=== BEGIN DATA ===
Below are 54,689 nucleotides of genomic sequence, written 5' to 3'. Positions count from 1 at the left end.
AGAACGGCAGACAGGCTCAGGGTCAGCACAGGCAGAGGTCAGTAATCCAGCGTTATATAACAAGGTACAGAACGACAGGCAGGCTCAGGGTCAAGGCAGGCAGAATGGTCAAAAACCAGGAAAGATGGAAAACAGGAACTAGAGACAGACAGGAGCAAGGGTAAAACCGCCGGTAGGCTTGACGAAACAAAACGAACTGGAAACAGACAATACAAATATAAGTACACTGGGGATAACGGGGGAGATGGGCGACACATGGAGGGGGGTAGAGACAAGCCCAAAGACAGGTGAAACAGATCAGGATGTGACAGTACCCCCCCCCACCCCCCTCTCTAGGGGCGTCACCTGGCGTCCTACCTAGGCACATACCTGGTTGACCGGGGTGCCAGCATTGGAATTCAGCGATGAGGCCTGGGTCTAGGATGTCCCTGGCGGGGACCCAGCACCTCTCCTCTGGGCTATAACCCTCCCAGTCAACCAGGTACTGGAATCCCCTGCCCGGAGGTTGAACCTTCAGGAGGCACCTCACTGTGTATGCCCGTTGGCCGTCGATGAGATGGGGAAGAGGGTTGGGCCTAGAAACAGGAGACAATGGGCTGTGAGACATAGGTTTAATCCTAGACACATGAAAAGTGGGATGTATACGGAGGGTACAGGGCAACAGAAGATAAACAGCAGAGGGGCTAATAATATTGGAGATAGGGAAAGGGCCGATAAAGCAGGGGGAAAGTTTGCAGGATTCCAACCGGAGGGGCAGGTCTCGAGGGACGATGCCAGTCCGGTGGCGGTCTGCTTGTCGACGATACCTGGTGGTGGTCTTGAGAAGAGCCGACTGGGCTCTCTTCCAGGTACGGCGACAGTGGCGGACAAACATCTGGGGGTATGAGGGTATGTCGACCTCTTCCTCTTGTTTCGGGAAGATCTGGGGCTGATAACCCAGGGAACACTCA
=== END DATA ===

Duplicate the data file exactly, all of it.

Below are 54,689 nucleotides of genomic sequence, written 5' to 3'. Positions count from 1 at the left end.
AGAACGGCAGACAGGCTCAGGGTCAGCACAGGCAGAGGTCAGTAATCCAGCGTTATATAACAAGGTACAGAACGACAGGCAGGCTCAGGGTCAAGGCAGGCAGAATGGTCAAAAACCAGGAAAGATGGAAAACAGGAACTAGAGACAGACAGGAGCAAGGGTAAAACCGCCGGTAGGCTTGACGAAACAAAACGAACTGGAAACAGACAATACAAATATAAGTACACTGGGGATAACGGGGGAGATGGGCGACACATGGAGGGGGGTAGAGACAAGCCCAAAGACAGGTGAAACAGATCAGGATGTGACAGTACCCCCCCCCACCCCCCTCTCTAGGGGCGTCACCTGGCGTCCTACCTAGGCACATACCTGGTTGACCGGGGTGCCAGCATTGGAATTCAGCGATGAGGCCTGGGTCTAGGATGTCCCTGGCGGGGACCCAGCACCTCTCCTCTGGGCTATAACCCTCCCAGTCAACCAGGTACTGGAATCCCCTGCCCGGAGGTTGAACCTTCAGGAGGCACCTCACTGTGTATGCCCGTTGGCCGTCGATGAGATGGGGAAGAGGGTTGGGCCTAGAAACAGGAGACAATGGGCTGTGAGACATAGGTTTAATCCTAGACACATGAAAAGTGGGATGTATACGGAGGGTACAGGGCAACAGAAGATAAACAGCAGAGGGGCTAATAATATTGGAGATAGGGAAAGGGCCGATAAAGCAGGGGGAAAGTTTGCAGGATTCCAACCGGAGGGGCAGGTCTCGAGGGACGATGCCAGTCCGGTGGCGGTCTGCTTGTCGACGATACCTGGTGGTGGTCTTGAGAAGAGCCGACTGGGCTCTCTTCCAGGTACGGCGACAGTGGCGGACAAACATCTGGGGGTATGAGGGTATGTCGACCTCTTCCTCTTGTTTCGGGAAGATCTGGGGCTGATAACCCAGGGAACACTCA